Stratosphere cools as well (and the whole upper atmosphere gets more compressed) so heat transport will be more effective.
    All the cooling cuts water vapor as it makes rain / freezes into noctilucent clouds.
    Troposphere convects a bit more rapidly (the “gustier” and “blustery” quality I’ve noted) and we have a net large increase in heat flow out, or cooling.

    CO2 cools damp air. CO2 cools the stratosphere. The sun cools the stratosphere, mesosphere, and troposphere when the UV level drops
    (and thus must also warm them when UV rises…)'
    http://chiefio.wordpress.com/

    Freeman Dyson also talking about UV dropping
    http://www.youtube.com/watch?v=JTSxubKfTBU&feature=player_embedded

  • Comment number 84.

    Sparklet @ #70

    “The main point Paul, is that these quotes are from people that form part of the IPCC process itself, they are INSIDERS so their comments are very relevent and their criticisms should not be ignored. It is also of great concern that so many comments were NOT published. This can only lead to speculation that other comments are even WORSE!!”

    Only you would assume that the other comments would be worse!!!

    As I stated above, it is so easy to find comments to back up a particular agenda in a document that large. From skimming through the comments myself, the basic thrust of them all taken together is NOT what you suggest. Yes, there are problems with the IPCC, just as there are in national governments, the Civil Service, the EU……. What I have not seen anywhere is a suggestion of an institutional bias within the IPCC. Also, I suspect that a lot of the comments you have drawn attention to relate to Working Group II. The lead authors I have seen listed for Working Group I are undoubtedly leading scientific experts in their fields.

    Paul

  • Comment number 85.

    QV @ #72

    "I take it from the above that you mean that it would be foolhardy to conclude that the upward trend had stopped based on a few years? Of course, that is true, but it works both ways. It is equally foolhardy to assume that the trend is increasing based on a few years in which temperature rise is above the trend."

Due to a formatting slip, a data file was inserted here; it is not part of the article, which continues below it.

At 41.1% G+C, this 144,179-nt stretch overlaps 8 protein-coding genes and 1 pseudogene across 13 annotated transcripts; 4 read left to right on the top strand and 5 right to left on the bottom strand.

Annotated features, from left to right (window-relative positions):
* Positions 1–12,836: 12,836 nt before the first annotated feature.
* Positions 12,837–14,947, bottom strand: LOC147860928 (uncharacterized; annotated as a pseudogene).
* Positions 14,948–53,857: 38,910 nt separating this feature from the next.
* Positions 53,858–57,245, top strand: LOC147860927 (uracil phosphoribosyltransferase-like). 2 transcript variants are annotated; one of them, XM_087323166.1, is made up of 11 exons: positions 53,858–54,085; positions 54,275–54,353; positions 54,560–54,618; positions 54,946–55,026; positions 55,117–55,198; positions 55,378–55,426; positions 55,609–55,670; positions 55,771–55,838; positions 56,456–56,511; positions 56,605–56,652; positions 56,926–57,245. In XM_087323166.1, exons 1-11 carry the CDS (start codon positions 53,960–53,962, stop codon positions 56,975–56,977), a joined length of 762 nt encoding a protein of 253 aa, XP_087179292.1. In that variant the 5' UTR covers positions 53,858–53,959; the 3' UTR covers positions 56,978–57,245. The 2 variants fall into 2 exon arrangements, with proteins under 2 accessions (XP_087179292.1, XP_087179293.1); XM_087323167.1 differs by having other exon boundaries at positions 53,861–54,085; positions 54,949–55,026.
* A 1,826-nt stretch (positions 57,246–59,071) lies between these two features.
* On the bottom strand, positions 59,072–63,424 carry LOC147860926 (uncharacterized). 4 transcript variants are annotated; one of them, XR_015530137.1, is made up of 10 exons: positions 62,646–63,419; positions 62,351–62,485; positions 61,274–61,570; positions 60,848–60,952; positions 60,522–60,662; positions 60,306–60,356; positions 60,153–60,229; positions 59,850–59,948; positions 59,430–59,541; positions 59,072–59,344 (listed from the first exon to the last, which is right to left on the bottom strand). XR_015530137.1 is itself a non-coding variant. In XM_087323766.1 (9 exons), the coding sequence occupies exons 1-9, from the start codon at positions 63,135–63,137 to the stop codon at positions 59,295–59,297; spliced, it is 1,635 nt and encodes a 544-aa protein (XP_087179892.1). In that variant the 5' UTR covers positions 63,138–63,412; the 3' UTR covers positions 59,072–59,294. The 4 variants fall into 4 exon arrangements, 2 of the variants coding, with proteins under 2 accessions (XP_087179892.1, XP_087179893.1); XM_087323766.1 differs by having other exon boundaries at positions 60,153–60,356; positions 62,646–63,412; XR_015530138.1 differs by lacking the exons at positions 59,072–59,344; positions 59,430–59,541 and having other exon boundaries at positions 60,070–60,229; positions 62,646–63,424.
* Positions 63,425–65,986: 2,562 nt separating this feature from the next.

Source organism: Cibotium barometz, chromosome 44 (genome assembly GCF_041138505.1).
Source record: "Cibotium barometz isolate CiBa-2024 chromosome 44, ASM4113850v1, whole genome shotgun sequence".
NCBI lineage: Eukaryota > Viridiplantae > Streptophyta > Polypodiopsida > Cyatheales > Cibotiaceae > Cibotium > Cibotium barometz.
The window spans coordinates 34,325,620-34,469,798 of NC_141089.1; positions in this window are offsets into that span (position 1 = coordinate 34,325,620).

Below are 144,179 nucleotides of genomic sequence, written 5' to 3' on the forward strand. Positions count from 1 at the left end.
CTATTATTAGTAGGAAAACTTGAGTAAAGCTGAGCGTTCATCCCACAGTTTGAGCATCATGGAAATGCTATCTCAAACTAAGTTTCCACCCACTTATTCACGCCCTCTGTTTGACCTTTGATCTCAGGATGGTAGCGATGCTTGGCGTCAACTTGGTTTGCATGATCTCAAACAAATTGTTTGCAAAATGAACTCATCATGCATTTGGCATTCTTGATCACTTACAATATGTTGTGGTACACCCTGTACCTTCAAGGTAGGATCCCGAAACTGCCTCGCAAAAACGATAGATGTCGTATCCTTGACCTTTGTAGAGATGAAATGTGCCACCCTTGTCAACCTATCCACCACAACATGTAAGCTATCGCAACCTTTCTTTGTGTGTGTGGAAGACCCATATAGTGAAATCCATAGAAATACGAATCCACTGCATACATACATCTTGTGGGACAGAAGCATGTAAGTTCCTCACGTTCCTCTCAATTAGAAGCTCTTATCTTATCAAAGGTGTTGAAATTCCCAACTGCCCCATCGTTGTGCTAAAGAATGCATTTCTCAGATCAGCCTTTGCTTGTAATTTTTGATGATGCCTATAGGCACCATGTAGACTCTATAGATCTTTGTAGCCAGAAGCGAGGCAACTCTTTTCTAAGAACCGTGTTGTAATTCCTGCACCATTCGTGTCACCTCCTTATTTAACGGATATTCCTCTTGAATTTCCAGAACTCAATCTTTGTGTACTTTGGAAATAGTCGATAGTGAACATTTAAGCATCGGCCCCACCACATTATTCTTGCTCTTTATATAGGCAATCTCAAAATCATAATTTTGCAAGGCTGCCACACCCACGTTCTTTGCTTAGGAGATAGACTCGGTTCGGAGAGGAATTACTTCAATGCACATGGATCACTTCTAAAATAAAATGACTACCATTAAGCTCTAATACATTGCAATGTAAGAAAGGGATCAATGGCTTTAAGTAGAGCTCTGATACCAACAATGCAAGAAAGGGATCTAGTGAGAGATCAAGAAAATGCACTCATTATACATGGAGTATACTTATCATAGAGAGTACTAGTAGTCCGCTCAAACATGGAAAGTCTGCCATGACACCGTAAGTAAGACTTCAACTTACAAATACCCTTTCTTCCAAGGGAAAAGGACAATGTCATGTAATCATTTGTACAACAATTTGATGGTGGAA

I totally agree. It does work both ways. It's just that we all need to get away from looking at short timescales here. Having said that, short timescales can be interesting on occasion - for example when there has been a volcanic eruption.

    On the basis of the problems we've all been having, I think it best to keep individual posts quite short for now (hooray they cry!).

    Paul

  • Comment number 86.

    LabMunkey @ #74

    "Your point is only half right-it shows co2 has an effect on the escaping IR (at that one sampling point) but also shows that methane by far dwarfs it's signal and water is not represented."

    I'm no expert on this, but I don't think it is correct to assume that the depth of the trough is necessarily equivalent to the amount of potential warming. There is a little more on this at Realclimate (see Step 2):

    http://www.realclimate.org/index.php/archives/2007/08/the-co2-problem-in-6-easy-steps/

    ..... with a link to another figure which includes water vapour:

    http://cimss.ssec.wisc.edu/goes/sndprf/spectra.gif

    It is implied that this comes from Harries too. Of course, if CO2 and methane are warming the Earth, it would be expected that the absorption of IR by water would increase as well (ie. the water vapour feedback). This figure shows 2 distinct bands of increased absorption for CO2.

    "Additionally it assumes a blackbody."

    I think that is simply the way the brightness temperature is expressed and it doesn't invalidate the results. What matters in this case is the reduced emissions to space over time - something which has apparently been confirmed by subsequent studies (Griggs (2004) and Chen (2007)). Sadly, I'm unable to access these papers.

    Paul

  • Comment number 87.

    So far, the Positive Weather Solutions forecast for April hasn't proved to be very accurate!
    http://www.positiveweathersolutions.co.uk/UK-Eire---Month-Ahead-Forecast.php
    I am beginning to get a sneaking suspicion that this summer is going to be hot, with possibly a record high annual CET figure for the U.K. This, of course will be blamed on "global warming", despite the fact that global temperatures will be relatively low. Recently there seems to have been a negative correlation between U.K. temperatures and global temperatures.
    But again, I may be being over-influenced by the current sunny & warm weather.

  • Comment number 88.

    #85 - Paul Briscoe wrote:
    "On the basis of the problems we've all been having, I think it best to keep individual posts quite short for now (hooray they cry!)."
    Maybe we should follow twitter's example, 250 characters or less!


  • Comment number 89.

    LabMunkey @ #74

    "Re-Wang: your statement "although it is hardly unreasonable to conclude that CO2 would be responsible for most of it"

    ... is erroneous. As is shown by your previous link, methane vastly outweights co2's impact and water vapour vastly outweighs both- as even the IPCC admit."

    As I stated above, your assumption that methane vastly outweighs CO2 based on Harries is not correct. The Realclimate article I linked to provides references to papers which have done the calculations and it is clear from these that the effect of CO2 is actually far larger. Water vapour is a different matter. However, its concentration in the atmosphere is directly dependent on temperature, so it is a feedback rather than a forcing. There is much more on this and the net contribution of each greenhouse gas in IPCC AR4.